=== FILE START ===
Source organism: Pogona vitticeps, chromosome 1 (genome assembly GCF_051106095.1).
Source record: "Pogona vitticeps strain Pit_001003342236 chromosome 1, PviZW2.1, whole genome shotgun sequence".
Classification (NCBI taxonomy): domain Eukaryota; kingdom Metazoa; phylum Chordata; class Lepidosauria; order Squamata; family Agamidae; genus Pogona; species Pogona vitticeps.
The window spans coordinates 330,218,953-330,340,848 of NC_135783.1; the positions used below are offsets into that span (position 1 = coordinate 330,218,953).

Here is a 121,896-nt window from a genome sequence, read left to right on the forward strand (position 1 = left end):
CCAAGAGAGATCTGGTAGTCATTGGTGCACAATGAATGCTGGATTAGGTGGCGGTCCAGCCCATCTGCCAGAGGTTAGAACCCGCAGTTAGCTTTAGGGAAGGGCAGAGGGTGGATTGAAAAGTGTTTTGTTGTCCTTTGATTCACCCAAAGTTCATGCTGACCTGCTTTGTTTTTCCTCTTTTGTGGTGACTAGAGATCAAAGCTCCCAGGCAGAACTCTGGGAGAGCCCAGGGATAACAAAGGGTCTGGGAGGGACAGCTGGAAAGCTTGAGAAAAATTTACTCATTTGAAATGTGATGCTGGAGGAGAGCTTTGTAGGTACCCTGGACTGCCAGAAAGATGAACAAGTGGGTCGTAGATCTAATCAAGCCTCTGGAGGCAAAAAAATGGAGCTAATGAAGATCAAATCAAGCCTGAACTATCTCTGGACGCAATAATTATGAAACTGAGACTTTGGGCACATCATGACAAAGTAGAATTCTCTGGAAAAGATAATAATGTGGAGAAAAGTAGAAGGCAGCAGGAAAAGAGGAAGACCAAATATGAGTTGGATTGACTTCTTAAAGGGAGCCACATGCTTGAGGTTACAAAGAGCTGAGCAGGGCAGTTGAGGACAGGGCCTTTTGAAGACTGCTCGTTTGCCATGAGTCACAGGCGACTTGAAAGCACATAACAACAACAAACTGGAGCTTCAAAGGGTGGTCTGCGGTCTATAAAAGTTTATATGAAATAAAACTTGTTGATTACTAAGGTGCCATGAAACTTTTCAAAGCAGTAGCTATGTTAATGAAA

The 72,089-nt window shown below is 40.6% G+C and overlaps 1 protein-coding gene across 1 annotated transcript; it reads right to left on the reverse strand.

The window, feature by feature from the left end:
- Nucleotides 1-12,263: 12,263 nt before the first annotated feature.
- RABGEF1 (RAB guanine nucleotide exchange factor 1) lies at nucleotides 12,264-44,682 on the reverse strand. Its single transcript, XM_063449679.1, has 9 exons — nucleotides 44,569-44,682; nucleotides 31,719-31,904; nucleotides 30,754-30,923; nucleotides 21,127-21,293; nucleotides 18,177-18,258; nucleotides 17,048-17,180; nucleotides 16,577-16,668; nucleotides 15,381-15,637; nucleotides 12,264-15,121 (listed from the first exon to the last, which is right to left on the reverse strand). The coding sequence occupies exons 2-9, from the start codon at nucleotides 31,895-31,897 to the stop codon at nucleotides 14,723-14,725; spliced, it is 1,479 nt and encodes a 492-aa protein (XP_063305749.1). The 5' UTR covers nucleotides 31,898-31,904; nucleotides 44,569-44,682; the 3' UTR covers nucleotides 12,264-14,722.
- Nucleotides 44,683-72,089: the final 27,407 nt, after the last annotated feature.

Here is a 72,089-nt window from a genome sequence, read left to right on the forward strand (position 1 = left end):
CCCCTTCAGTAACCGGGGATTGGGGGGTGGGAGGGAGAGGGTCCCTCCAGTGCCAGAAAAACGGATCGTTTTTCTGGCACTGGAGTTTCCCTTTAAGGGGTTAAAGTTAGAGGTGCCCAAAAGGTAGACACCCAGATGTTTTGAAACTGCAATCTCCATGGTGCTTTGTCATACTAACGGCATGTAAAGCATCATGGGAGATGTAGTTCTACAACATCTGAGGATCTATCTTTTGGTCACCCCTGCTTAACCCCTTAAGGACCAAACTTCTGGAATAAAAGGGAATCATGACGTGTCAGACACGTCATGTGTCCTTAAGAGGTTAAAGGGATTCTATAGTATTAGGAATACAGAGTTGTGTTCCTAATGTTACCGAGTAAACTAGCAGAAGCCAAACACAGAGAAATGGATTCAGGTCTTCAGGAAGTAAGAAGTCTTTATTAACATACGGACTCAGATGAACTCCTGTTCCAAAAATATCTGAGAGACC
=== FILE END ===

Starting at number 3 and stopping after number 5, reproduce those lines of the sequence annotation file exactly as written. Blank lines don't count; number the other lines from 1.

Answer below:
Classification (NCBI taxonomy): domain Eukaryota; kingdom Metazoa; phylum Chordata; class Lepidosauria; order Squamata; family Agamidae; genus Pogona; species Pogona vitticeps.
The window spans coordinates 330,218,953-330,340,848 of NC_135783.1; the positions used below are offsets into that span (position 1 = coordinate 330,218,953).

Here is a 121,896-nt window from a genome sequence, read left to right on the forward strand (position 1 = left end):